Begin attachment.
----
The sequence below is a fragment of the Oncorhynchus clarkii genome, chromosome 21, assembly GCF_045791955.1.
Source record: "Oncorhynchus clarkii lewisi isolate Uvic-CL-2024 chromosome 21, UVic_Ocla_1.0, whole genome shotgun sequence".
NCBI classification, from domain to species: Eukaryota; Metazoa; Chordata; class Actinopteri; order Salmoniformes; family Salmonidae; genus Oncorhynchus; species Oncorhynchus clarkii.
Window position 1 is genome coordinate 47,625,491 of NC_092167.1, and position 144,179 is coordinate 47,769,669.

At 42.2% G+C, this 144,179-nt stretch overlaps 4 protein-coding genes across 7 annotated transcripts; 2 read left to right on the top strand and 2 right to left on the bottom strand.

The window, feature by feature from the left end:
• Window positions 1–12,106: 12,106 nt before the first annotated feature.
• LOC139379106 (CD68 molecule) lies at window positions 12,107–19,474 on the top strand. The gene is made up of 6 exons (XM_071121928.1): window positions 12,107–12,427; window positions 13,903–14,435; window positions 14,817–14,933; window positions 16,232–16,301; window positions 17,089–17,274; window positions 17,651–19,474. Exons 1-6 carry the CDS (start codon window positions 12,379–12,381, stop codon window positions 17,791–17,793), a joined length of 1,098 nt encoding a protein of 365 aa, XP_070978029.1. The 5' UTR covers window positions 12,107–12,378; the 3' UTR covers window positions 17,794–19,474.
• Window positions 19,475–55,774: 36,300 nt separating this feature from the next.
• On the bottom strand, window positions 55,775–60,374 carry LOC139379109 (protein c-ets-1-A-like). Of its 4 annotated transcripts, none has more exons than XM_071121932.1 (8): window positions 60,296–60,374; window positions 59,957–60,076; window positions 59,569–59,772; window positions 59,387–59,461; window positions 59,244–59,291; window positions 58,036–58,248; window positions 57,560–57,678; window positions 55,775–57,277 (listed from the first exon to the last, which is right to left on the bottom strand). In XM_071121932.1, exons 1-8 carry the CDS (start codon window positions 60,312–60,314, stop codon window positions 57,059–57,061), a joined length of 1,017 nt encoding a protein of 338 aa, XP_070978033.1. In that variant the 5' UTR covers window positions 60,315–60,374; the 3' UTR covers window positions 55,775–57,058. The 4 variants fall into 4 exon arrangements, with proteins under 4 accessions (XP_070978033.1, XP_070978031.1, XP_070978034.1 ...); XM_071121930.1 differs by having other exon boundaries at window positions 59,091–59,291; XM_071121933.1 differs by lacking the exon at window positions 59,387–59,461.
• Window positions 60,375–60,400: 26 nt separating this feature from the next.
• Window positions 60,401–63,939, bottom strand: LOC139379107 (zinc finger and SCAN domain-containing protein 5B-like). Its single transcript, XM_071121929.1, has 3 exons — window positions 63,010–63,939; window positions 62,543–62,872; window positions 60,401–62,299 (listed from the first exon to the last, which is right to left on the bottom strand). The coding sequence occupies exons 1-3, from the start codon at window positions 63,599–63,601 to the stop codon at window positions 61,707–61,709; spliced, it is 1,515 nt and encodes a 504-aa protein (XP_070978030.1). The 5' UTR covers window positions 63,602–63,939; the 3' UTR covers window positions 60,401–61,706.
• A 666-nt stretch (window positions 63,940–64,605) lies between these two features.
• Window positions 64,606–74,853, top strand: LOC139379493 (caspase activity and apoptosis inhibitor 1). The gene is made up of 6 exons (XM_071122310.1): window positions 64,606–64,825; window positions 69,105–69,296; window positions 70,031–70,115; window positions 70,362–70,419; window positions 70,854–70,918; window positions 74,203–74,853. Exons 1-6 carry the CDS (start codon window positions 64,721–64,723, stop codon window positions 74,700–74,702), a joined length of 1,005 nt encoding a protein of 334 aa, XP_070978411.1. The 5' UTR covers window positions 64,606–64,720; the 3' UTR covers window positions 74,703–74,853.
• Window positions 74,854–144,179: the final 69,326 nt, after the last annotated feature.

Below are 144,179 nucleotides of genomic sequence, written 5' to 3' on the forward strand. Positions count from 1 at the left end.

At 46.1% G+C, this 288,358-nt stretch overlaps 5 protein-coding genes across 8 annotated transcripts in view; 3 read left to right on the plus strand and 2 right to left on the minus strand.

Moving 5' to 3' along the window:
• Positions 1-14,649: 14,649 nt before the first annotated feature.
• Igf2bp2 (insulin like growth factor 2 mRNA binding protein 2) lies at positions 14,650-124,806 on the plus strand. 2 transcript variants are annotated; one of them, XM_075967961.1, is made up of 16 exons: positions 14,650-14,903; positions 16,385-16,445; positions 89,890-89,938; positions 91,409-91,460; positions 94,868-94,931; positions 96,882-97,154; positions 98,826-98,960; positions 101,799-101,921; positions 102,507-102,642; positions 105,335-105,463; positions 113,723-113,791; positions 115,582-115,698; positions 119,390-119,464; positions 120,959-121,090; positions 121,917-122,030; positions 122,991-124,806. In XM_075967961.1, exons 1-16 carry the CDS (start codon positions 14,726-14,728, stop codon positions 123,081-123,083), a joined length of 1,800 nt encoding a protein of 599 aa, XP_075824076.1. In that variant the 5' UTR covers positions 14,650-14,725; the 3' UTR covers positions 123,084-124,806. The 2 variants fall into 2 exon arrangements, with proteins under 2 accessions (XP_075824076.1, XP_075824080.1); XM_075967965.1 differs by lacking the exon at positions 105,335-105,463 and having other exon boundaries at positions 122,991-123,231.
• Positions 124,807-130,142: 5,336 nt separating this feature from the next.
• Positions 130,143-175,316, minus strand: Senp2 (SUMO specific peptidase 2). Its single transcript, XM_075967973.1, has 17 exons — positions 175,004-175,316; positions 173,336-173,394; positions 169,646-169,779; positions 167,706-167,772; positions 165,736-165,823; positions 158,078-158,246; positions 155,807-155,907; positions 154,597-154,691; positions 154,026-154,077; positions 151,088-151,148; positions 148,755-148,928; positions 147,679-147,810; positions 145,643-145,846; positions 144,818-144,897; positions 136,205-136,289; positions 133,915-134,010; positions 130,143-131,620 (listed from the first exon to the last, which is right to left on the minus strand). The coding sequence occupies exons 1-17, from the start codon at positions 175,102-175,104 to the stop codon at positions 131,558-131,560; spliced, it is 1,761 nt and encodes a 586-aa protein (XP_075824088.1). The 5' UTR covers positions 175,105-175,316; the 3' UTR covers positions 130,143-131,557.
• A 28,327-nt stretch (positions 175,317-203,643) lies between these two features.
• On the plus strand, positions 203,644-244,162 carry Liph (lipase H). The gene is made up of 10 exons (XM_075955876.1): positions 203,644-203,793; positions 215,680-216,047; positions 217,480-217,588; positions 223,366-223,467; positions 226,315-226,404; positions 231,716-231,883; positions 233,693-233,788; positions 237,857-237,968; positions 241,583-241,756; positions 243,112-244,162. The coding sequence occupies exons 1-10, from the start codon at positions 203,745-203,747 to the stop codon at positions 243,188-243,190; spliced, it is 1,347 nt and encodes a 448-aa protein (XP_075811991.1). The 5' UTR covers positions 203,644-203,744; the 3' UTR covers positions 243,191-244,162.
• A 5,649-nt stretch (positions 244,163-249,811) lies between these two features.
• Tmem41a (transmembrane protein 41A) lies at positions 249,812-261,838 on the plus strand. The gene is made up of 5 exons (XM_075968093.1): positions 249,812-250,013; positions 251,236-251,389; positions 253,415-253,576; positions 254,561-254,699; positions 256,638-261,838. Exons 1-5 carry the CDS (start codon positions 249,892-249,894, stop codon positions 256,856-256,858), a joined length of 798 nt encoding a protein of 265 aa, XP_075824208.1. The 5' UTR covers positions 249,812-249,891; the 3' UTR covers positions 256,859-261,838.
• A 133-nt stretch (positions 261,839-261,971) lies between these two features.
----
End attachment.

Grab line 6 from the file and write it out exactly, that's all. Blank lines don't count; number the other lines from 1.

The window, feature by feature from the left end: